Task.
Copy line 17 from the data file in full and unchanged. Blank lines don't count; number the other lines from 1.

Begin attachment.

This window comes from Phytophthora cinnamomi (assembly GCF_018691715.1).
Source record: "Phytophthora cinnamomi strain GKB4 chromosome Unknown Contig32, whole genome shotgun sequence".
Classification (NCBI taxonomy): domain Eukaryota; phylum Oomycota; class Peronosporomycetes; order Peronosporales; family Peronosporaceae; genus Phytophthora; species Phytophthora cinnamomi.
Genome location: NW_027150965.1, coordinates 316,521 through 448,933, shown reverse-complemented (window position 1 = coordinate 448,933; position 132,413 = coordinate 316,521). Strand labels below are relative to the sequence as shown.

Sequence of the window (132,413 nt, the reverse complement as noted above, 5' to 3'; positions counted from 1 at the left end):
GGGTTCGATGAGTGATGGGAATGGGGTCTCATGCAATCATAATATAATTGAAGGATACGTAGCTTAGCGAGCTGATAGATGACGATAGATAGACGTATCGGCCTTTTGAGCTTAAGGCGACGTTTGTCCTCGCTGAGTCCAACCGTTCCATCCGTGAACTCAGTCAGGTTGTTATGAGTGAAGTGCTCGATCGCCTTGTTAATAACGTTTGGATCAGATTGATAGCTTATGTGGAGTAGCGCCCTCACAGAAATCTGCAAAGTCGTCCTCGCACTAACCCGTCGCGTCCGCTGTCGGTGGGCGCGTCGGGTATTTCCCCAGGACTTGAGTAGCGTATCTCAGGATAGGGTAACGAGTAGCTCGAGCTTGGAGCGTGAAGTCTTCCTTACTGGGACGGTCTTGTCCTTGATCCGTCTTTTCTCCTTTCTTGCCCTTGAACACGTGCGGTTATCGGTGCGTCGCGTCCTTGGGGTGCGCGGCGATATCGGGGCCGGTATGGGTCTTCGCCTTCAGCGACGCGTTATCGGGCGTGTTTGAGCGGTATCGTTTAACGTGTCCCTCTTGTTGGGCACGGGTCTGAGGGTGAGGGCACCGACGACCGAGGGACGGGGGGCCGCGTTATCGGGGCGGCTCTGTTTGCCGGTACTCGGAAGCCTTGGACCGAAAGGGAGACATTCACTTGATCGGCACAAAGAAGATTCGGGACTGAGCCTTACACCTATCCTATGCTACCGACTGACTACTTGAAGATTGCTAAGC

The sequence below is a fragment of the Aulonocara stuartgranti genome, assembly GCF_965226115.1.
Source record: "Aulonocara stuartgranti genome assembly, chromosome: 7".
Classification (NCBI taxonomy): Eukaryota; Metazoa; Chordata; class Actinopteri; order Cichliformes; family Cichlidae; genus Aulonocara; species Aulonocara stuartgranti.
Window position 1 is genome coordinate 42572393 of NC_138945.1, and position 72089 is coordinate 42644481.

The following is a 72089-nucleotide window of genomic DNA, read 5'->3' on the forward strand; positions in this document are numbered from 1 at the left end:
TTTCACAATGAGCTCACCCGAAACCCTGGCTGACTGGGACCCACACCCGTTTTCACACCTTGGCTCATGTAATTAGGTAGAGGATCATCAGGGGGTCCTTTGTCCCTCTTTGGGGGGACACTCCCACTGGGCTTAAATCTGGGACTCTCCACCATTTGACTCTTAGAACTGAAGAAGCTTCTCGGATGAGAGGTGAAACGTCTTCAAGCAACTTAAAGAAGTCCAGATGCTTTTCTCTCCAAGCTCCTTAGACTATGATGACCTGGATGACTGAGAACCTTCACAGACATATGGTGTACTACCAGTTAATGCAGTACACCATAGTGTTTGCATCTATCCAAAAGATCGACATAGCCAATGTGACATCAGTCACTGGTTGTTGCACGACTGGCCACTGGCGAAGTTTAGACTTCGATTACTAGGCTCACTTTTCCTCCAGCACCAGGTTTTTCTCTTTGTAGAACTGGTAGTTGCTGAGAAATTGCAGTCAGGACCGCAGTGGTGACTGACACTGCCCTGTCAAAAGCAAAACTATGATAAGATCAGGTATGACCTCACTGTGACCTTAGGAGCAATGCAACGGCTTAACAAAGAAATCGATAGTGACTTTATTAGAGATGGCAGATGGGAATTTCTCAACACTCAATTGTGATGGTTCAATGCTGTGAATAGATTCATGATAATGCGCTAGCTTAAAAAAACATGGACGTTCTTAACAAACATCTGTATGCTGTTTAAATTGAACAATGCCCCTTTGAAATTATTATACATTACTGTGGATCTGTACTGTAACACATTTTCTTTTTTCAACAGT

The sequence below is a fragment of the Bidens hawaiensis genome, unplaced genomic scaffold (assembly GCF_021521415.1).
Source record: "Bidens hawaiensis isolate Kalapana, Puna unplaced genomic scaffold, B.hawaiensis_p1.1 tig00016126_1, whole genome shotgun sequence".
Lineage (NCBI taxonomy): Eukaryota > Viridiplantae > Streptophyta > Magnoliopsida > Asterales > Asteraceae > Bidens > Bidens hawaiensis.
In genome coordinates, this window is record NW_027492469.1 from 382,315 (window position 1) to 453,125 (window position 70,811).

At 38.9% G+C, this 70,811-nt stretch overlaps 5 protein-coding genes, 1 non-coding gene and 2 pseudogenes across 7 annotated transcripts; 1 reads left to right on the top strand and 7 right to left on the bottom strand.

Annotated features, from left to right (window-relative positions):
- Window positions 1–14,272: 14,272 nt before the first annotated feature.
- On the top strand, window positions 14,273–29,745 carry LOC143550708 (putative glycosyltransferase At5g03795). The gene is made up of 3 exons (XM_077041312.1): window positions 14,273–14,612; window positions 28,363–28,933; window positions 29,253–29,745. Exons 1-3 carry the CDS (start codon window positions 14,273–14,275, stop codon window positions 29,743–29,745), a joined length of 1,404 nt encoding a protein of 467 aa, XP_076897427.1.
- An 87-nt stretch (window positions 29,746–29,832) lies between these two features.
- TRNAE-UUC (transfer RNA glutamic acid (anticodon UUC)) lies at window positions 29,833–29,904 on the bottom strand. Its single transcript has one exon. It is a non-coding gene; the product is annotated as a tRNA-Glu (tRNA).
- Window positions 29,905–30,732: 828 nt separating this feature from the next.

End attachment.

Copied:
At 38.9% G+C, this 70,811-nt stretch overlaps 5 protein-coding genes, 1 non-coding gene and 2 pseudogenes across 7 annotated transcripts; 1 reads left to right on the top strand and 7 right to left on the bottom strand.